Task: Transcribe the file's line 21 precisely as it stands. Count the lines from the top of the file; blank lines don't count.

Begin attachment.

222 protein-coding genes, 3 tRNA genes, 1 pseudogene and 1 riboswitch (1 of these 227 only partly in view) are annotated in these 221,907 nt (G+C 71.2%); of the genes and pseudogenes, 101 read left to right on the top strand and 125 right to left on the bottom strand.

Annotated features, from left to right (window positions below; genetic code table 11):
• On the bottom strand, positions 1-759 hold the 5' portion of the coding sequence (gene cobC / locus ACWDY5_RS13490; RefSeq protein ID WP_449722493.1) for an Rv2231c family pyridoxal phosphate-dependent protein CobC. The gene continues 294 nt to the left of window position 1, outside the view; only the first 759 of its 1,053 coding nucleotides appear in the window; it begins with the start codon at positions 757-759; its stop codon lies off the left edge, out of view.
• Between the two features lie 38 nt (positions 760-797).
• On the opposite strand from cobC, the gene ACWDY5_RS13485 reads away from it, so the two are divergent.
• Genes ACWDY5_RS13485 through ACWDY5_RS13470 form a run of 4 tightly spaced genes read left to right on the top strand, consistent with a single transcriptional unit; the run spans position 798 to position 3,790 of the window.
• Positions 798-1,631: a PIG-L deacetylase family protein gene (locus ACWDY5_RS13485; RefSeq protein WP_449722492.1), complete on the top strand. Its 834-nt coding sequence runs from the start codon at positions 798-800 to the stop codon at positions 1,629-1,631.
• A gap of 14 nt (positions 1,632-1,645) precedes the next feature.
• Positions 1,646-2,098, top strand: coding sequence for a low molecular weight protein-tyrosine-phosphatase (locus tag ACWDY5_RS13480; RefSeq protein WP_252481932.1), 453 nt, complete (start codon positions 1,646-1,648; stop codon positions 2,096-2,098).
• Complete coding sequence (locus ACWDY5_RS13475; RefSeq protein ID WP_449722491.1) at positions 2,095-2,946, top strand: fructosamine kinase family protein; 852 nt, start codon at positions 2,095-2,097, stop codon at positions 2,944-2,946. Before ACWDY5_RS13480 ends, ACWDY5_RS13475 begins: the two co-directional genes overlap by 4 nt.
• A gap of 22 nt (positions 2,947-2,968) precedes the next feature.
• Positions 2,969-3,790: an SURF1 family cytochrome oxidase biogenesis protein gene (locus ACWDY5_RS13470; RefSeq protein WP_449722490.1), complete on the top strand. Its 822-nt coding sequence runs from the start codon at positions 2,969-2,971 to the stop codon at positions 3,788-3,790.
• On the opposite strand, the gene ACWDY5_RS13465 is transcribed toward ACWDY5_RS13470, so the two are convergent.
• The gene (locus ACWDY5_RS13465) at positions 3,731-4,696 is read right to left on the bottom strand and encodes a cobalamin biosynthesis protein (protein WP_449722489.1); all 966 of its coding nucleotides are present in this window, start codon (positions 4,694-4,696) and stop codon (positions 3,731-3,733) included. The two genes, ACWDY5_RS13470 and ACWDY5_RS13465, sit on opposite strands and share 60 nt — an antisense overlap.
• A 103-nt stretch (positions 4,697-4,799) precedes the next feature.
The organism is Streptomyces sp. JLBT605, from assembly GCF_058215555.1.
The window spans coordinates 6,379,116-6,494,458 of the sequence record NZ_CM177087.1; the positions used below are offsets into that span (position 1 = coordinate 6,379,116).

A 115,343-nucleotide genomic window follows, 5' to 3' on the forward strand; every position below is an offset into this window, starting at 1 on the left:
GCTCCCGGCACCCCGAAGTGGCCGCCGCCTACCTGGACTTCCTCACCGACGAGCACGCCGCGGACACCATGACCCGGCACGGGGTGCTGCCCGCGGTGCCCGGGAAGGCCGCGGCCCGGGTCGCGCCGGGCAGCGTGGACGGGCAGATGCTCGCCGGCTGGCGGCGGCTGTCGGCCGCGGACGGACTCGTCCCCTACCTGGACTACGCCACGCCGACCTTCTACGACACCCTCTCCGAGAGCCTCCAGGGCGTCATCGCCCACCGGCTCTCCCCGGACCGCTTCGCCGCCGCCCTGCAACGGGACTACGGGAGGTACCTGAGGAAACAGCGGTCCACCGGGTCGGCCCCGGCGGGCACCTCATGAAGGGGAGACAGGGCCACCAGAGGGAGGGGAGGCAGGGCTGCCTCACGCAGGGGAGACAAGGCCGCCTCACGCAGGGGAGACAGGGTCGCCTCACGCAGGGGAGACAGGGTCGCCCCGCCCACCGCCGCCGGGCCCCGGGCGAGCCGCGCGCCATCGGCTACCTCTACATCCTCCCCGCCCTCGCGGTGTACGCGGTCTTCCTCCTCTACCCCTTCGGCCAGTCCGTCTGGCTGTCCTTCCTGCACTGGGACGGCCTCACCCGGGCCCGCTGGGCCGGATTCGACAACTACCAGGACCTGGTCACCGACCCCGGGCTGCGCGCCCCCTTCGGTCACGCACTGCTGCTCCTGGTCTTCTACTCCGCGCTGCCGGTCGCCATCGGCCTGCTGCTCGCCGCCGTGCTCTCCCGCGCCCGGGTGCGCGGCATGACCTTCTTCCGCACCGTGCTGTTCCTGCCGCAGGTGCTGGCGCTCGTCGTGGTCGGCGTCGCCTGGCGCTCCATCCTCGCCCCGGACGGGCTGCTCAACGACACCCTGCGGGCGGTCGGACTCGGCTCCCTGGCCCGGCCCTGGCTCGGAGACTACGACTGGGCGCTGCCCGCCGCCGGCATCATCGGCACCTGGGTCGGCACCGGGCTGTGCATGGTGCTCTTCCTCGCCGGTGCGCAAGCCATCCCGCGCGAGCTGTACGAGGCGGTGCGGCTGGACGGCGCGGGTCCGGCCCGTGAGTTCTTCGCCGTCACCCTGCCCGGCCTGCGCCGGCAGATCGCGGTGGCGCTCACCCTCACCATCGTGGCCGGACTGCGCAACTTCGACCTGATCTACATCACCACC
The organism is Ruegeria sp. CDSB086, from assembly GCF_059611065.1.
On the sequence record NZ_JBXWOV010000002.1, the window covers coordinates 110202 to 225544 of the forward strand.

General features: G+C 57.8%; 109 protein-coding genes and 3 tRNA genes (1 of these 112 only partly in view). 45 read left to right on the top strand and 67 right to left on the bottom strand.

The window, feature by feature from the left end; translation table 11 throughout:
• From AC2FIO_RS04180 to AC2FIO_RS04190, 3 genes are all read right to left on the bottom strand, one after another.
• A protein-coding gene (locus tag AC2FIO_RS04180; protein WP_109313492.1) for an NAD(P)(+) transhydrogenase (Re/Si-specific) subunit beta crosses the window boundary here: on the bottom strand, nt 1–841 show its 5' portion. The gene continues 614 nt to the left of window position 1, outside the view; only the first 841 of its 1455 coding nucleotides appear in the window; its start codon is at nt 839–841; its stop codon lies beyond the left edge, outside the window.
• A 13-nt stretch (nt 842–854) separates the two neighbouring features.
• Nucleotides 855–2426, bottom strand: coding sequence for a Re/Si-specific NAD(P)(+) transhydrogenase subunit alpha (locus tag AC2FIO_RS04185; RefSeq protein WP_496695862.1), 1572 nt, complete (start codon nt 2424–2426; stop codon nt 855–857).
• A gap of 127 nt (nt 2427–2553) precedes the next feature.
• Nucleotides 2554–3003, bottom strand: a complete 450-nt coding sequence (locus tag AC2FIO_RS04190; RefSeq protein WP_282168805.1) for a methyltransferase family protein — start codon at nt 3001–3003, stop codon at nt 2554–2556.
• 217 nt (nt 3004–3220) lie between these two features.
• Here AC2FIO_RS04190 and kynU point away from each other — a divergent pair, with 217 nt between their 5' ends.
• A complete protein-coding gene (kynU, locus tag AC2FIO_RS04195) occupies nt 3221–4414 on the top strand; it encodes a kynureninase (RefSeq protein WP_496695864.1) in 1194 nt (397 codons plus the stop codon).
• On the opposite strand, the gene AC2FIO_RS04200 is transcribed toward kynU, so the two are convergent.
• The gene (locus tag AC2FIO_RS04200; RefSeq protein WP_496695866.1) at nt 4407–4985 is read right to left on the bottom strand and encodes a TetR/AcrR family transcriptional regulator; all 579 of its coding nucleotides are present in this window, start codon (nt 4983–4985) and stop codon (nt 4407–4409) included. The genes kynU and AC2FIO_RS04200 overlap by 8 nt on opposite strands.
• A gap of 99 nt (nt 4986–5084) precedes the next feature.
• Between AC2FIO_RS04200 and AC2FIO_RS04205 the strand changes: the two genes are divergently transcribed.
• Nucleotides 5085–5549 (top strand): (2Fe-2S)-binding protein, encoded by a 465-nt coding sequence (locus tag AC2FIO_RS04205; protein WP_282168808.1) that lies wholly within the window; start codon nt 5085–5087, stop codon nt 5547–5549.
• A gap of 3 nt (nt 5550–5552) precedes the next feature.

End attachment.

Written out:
On the sequence record NZ_JBXWOV010000002.1, the window covers coordinates 110202 to 225544 of the forward strand.